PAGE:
City: Amazon Region
After graduating from Toronto Bible College, and doing her linguistic studies at the Universities of North Dakota and Oklahoma, Ruth joined Wycliffe Bible Translators and did her Jungle Training Camp in Mexico, then went on to Brazil to do linguistic research with the Kayapó, one of Brazil’s 200 tribal groups without a written language. Together with another missionary from Unevangelized Fields Mission they turned that language into a written one, devised an alphabet, taught the Indians to read their own language and finally came to the goal of translating the New Testament and portions of the Old Testament and the JESUS film. That took over 35 years but it also involved literacy work, doctoring the sick (sometimes even pulling teeth), and so on.
When the New Testament was published (in 1996) and in the hands of the Indians, together with other Scripture portions and the JESUS film, Ruth then went on to another tribe with a related language, to do linguistic research and translation for them as well. However this other tribe was closed to missionary work and the one tribal person who was helping her with translation quit and decided not to have anything more to do with Bible translation. So Ruth returned to the first tribe, the Kayapó, to work on an audio version of the New Testament which the Indians were requesting. It is a joy to see the Christians using their New Testaments, leading their own churches and meetings in their own language and constantly making new hymns by putting the Scripture verses to their own music. And now because there is such a demand for the Kayapó New Testament, we have run out of them, and the Bible Society in Brazil is doing a reprint.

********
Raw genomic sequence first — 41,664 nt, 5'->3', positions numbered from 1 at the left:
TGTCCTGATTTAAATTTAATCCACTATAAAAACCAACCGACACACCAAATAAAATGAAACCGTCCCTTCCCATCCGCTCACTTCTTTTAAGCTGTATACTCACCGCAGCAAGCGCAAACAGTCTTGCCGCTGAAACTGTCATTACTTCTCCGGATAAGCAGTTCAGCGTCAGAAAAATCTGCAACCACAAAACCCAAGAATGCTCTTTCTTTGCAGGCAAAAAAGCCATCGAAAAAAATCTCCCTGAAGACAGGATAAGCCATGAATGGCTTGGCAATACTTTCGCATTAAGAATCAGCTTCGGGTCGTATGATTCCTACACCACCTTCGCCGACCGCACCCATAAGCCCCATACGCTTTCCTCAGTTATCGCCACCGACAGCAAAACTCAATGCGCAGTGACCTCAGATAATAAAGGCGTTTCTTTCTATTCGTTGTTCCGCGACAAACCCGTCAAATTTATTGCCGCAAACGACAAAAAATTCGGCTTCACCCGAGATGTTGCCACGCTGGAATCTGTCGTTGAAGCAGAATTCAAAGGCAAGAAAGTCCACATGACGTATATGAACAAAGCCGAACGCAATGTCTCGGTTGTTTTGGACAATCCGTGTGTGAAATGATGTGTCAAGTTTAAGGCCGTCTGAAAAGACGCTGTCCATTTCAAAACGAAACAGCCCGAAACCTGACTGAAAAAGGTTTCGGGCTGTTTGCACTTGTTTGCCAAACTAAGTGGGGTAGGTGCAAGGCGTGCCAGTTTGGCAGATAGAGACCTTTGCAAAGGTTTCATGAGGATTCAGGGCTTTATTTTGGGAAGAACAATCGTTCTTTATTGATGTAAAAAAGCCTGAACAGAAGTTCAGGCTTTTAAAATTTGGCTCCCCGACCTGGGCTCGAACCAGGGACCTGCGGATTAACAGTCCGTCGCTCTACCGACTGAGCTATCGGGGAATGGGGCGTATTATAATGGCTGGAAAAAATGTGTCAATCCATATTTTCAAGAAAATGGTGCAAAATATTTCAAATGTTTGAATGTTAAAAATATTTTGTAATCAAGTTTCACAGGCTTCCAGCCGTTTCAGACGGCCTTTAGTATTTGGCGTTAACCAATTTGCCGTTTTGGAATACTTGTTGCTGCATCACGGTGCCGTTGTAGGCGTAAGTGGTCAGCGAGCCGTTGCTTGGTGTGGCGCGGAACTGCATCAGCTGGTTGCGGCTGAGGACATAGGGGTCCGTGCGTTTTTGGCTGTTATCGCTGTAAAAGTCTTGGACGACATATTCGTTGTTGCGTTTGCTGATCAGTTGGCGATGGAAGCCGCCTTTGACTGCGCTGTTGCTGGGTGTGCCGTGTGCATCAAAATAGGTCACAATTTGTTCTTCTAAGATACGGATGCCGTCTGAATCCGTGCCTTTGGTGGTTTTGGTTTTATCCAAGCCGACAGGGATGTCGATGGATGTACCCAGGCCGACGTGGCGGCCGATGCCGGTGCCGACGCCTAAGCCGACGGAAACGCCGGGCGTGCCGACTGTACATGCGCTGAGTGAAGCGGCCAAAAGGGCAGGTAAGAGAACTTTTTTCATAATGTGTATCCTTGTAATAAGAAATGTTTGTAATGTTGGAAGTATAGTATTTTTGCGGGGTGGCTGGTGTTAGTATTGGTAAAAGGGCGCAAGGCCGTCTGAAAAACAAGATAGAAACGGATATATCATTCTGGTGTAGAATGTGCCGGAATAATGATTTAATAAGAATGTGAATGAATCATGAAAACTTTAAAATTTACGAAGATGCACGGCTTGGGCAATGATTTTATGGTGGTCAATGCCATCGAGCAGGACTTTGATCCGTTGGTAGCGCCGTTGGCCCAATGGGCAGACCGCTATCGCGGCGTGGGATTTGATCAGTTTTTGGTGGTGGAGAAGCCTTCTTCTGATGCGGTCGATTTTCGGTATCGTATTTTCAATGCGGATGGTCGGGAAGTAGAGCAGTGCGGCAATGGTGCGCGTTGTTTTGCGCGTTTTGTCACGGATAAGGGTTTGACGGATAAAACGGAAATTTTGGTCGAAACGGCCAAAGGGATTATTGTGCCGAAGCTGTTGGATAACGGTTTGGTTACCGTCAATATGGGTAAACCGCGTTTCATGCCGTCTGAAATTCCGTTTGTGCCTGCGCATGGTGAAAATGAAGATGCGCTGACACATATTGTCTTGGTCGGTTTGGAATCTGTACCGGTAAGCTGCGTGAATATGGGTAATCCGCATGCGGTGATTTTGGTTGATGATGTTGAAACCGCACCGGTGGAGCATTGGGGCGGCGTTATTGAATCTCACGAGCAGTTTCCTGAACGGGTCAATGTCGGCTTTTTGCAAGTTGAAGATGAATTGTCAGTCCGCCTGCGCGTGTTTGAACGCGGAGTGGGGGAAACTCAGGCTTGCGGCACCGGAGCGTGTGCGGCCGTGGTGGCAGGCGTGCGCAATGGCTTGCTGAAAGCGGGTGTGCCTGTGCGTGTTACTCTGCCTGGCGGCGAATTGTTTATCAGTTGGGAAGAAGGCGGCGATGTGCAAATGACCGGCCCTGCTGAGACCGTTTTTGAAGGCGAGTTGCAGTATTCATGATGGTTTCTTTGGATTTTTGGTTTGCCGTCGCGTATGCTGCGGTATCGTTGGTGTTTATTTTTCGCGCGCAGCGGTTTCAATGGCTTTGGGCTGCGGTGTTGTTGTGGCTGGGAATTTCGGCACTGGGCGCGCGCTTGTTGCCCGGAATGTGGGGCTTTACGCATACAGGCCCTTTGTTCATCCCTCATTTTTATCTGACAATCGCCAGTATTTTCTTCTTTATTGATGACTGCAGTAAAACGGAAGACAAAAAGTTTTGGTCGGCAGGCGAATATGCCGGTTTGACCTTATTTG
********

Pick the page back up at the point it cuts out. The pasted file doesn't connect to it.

What will she be doing as she returns to Brazil at the end of this year? She hopes to begin the distribution of the audio version in a limited way, check Psalms 1 – 30 which her colleague has translated, and continue work on the revision of the New Testament.